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George Dorn

Also, this makes a lot of sense from a shared resource perspective; an online document editor I run myself will be idle 99% of the time, eating resources but doing nothing useful. A shared one could be run on a $10/mo linode instance (and there are probably other cheaper options) and requires very minimal maintenance.


After exploring as an alternative to Google Drive, I have some ideas about another project we could host.

OnlyOffice and Collabora are decent replacements for the online shared document editing that Google provides, but they have heavy resource requirements. But both can be used by multiple NextCloud installs, requiring only a public-facing URL.

We could run one of these on a VPS and allow coop members to use these with their own NextCloud instances.

George Dorn boosted

spaghetti code: unstructured, monolithic

lasagna code: stacks with unintentionally repeated functionality

ravioli code: small, self-contained modules

rotini code: huge dependency trees

farfalle code: nice syntax & layout but hard to use

I've finally managed to install .

- It's extremely picky about apache configuration. I needed to clean house, remove a ton of wildcards, and configure very granular permissions for just the nextcloud path.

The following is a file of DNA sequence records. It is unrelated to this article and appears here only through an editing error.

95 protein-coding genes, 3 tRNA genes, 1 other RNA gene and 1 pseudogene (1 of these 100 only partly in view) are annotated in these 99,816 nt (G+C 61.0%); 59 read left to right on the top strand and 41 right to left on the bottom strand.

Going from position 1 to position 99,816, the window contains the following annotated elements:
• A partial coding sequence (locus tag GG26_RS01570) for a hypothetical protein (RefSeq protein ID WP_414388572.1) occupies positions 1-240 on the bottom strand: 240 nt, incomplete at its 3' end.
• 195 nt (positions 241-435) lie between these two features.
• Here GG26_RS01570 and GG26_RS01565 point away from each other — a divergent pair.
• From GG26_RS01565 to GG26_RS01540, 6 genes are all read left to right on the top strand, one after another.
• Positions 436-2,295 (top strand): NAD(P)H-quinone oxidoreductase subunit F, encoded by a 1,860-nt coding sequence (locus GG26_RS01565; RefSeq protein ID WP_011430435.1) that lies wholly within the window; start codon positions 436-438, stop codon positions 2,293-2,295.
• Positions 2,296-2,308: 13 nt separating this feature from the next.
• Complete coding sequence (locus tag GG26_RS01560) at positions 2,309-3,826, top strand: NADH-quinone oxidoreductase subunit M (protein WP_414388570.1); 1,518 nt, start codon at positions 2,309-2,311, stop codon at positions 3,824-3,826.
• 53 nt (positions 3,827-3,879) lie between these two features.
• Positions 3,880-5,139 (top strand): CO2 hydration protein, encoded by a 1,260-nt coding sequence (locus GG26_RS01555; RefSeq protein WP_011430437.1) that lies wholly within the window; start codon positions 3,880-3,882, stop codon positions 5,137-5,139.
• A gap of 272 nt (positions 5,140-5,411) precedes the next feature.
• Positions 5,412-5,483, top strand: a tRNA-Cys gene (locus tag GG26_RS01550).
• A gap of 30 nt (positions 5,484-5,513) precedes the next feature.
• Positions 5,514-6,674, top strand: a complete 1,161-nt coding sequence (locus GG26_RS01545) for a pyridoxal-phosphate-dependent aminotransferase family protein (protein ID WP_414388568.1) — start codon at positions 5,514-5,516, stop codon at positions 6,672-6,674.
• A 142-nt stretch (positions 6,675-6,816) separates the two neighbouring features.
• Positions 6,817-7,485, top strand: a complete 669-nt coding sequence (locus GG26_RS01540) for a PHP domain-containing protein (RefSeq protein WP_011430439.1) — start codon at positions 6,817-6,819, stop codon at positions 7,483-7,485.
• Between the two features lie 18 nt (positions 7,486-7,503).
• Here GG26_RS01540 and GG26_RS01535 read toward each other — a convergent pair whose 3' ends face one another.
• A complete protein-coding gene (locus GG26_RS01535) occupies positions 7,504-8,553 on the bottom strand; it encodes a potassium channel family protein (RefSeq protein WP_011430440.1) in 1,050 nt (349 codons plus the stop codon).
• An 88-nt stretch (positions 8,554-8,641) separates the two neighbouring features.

- It has a lot of moving parts and is really bad at telling you what is wrong with any of them. Webdav not working? Generic, unsearchable error. Webdav working but can't do anything because of permissions? Generic 503.

But this is a big step forward in the .

Today's adventures in :

I decided to ditch , as it has become increasingly unusable on .

Two replacement I've tried:
- is a solid little app. Downsides: hard to sync between computers without Dropbox or similar, won't run on without Xwindows (e.g. my VPS), firefox plugins vary widely in quality.
- looks great, won't deploy on a VPS without >2GB of RAM. Setup (via Docker) is not for beginners.

Other suggestions?

After a positive outcome from testing a tincture this week, I am considering switching to a vape to be more cost-effective and have tighter control over titration.